Date of Award
Doctor of Philosophy (PhD)
Reactive oxygen species are major agents responsible for degenerative disease, ageing, mutagenesis and carcinogenesis. Enteric bacteria, such as Escherichia coli and Salmonella typhimurium, can serve as model cellular systems for understanding the physiological and genetic responses to oxidative stress in higher eukaryotes due to the similarity in the nature of response. The smaller size of the bacterial genome, simpler and well understood bacterial metabolic pathways and relative ease of manipulation of bacteria makes them a preferred tool for certain applications.
Enteropathogenic bacteria encounter endogenous toxic oxygen species during aerobic respiration and exogenously during phagocytosis by neutrophils and macrophages. Survival of bacteria under these circumstances depends on a multigene response to oxidative stress. For rapid adaptation, the cell elevates the synthesis of several known antioxidant enzymes such as catalase, superoxide dismutase and also a variety of stress proteins of unknown function. The adaptation and resistance to oxidative stress are thought to be crucial aspects of bacterial pathogenesis.
The genes encoding many of the antioxidant response proteins remain unidentified. We have used chromosomal mutagenesis to identify genes that play a protective function during H20 2 generated oxidative stress. The present work reports isolation and characterization of genes that are regulated by OxyR, a member of the LysR family of transcriptional regulators, involved in the regulation of a subset of the oxidative stress induced genes and other OxyR independent genes. One of the genes characterized in this work encodes a putative signal transducer protein (also implicated in iron regulation), known as BarA. Another gene identified in the oxidative stress response is rna, encoding an endoribonucleosidase RNase I.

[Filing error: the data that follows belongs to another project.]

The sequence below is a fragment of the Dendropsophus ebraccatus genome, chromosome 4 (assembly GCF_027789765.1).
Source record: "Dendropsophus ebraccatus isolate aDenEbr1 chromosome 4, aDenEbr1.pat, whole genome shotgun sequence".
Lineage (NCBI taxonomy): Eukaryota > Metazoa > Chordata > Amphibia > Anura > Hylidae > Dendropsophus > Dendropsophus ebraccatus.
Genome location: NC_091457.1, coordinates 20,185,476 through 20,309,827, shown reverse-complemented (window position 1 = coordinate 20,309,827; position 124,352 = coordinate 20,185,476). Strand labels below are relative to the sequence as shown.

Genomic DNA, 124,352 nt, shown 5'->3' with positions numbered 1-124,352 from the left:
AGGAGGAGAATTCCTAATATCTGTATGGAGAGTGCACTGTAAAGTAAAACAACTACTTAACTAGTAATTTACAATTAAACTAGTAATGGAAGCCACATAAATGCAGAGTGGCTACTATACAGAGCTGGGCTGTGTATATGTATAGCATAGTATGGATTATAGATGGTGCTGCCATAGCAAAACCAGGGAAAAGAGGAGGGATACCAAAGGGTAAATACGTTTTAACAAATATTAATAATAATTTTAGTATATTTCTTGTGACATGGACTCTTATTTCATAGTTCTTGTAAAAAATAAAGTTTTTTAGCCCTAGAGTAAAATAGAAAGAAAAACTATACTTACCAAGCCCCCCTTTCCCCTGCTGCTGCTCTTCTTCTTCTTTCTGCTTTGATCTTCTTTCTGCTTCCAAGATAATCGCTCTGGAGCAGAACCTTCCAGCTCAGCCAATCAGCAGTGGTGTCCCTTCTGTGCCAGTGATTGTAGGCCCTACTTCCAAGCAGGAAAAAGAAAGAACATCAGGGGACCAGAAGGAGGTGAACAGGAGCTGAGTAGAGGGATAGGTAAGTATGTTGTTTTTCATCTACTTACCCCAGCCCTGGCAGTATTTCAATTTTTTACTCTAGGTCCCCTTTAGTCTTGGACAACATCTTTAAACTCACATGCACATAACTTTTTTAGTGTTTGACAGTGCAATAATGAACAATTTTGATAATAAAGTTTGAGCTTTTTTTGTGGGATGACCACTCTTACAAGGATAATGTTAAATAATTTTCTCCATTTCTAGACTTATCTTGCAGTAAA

Escherichia coli has two hydroperoxidases that breakdown hydrogen peroxide. The present study shows that the transcription of katG gene, encoding hydroperoxidase I (HPI), regulated by OxyR during peroxidative stress, is also regulated by stationary phase specific sigma factor RpoS during normal growth and during stress generated by weak acids.
Mukhopadhyay, Suman, "IDENTIFICATION AND CHARACTERIZATION OF GENES THAT PROTECT ESCHERICHIA COLI FROM HYDROGE PEROXIDE MEDIATED OXIDATIVE STRESS" (1997). Open Access Dissertations and Theses. Paper 3414.